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Ukrainian Woman Who ‘Downed Drone With Jar Of Tomatoes’ Is Staying To Fight For Her Country

Hannah Smith

| Last updated 

Ukrainian Woman Who ‘Downed Drone With Jar Of Tomatoes’ Is Staying To Fight For Her Country

A Ukrainian woman who took out a Russian drone by throwing a jar of tomatoes at it has said she plans to stay in Kyiv and fight.

Amid countless tales of bravery and courage emerging from the country Ukrainians were amused by one tale of resistance against Russian troops in particular, after a government advisor claimed that a woman had knocked a Russian drone out of the sky 'with a jar of cucumbers'.

In the following days Ukrainian news site Liga.net managed to track down the woman responsible for the simple act of heroism, who confirmed that the story was real, but with one important correction.


"It was tomatoes," the woman, named Olena, told the site.

"I don't know where all those fables about cucumbers came from."

Olena said that she'd been sitting smoking on the balcony of her Kyiv apartment when she 'saw something floating' and 'heard a buzzing' nearby.

Rather than rush into the house to find something suitable to throw, she grabbed the closest thing to her - a jar of tomatoes.


"Probably out of fear. Because I was scared. And what if they start firing at me from there! What a pity for those tomatoes… I don't know where the fables about cucumbers came from," she said.

It worked, and the drone was destroyed, leaving Olena and her husband to break the device into several pieces by stamping on it, before scattering the fragments in various bins around the area.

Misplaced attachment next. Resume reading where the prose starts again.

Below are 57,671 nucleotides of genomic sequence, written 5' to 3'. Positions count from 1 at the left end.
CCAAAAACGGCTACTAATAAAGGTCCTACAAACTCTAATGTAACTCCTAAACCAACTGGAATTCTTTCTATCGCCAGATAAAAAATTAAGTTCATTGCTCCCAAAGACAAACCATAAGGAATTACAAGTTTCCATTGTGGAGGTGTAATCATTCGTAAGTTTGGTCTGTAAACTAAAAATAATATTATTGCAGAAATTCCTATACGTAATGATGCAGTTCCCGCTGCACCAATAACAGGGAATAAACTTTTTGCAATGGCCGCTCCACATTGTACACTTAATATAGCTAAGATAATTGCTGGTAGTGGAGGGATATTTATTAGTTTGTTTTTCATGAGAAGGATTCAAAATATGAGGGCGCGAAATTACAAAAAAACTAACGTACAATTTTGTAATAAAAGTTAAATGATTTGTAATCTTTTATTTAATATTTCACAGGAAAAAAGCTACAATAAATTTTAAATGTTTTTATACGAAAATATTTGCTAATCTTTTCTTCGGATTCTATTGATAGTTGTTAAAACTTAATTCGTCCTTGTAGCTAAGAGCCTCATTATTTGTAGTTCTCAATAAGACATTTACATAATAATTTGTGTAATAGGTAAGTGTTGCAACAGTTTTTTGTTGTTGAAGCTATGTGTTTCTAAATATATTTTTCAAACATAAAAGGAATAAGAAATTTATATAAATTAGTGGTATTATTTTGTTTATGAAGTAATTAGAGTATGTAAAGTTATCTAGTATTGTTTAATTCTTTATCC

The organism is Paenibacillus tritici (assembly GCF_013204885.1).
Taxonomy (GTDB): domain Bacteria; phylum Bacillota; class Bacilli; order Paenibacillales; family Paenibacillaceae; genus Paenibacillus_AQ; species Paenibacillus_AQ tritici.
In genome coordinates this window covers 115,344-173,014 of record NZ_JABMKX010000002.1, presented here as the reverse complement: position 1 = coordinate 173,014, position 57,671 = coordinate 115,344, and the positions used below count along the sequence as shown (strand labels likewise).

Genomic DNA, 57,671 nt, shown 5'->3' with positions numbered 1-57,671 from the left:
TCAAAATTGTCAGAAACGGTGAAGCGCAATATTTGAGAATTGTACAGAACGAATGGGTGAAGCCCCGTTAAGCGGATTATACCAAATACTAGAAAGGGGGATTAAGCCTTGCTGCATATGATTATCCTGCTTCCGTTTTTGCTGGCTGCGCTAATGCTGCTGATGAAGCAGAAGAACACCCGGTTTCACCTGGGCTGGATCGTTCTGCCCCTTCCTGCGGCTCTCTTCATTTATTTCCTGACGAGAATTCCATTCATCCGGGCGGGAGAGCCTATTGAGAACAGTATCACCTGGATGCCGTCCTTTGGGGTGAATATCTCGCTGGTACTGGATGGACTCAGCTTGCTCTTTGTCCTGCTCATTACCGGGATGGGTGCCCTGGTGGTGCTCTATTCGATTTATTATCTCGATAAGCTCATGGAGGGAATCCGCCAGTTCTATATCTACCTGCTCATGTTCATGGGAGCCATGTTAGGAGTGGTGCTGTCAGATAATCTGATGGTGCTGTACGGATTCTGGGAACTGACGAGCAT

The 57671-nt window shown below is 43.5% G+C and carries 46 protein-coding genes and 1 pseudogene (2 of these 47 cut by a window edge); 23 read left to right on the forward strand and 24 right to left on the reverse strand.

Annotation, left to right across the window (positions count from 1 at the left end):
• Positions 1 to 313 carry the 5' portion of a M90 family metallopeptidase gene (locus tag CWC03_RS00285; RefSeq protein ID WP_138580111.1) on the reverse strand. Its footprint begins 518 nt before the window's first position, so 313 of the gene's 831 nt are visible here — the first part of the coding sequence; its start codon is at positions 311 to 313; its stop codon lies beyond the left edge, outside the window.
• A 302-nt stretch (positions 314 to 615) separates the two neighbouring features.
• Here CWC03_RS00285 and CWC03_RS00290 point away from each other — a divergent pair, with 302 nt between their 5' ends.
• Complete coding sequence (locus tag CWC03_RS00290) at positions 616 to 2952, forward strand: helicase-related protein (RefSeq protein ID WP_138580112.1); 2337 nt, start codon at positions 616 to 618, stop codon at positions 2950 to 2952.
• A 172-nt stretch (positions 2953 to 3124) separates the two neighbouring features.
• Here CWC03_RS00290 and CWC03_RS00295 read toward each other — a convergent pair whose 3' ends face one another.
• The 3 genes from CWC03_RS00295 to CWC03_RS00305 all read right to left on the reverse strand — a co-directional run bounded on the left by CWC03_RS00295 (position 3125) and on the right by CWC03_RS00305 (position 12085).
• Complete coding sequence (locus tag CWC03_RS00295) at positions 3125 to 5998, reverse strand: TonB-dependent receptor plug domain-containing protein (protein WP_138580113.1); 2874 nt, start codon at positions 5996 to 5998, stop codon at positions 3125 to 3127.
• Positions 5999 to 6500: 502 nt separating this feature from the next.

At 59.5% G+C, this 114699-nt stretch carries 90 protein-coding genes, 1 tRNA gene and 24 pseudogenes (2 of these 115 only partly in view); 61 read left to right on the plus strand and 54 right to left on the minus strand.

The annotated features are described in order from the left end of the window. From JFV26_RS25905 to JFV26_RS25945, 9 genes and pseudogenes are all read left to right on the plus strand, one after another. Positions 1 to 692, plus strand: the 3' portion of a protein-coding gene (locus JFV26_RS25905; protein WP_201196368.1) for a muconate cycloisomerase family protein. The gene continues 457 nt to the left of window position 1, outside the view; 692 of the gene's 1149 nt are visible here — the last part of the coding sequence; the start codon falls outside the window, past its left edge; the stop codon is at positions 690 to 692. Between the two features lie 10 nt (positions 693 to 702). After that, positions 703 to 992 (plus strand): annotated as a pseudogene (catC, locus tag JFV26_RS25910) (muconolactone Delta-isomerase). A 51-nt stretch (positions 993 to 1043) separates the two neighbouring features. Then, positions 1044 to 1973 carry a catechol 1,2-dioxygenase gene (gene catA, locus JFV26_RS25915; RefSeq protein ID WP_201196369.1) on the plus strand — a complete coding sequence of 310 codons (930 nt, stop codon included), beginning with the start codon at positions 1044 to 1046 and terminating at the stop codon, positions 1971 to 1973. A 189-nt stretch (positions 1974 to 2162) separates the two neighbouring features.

"I do not understand these electronics. Maybe it writes, tracks [my location.]," she said.

Olena thinks that the drone was being used by Russian soldiers looking for empty apartments to loot for food and other goods, amid reports that logistical issues have left the invading forces running low on supplies.

Credit: Alamy
Credit: Alamy

"They have already gone to our entrance. A neighbour noticed suspicious young men, and when she began to ask loudly who they were and where they came from, they quickly fled," she said.

Olena - a journalist and former civil servant - said that her neighbourhood in the Dnieper district of the capital has calmed down since the first days of the war, but has pledged to stay in the city despite the risk of Russian attacks, saying that she's lived there almost all her life.

"That's why I'm not going anywhere from Kyiv. I decided instantly. This is my home, my land. I will stand, gnaw, fight, fight. All that is necessary."


If you would like to donate to the Red Cross Emergency Appeal, which will help provide food, medicines and basic medical supplies, shelter and water to those in Ukraine, click here for more information.

Featured Image Credit: Alamy

Topics: Ukraine, Russia, World News

Hannah Smith
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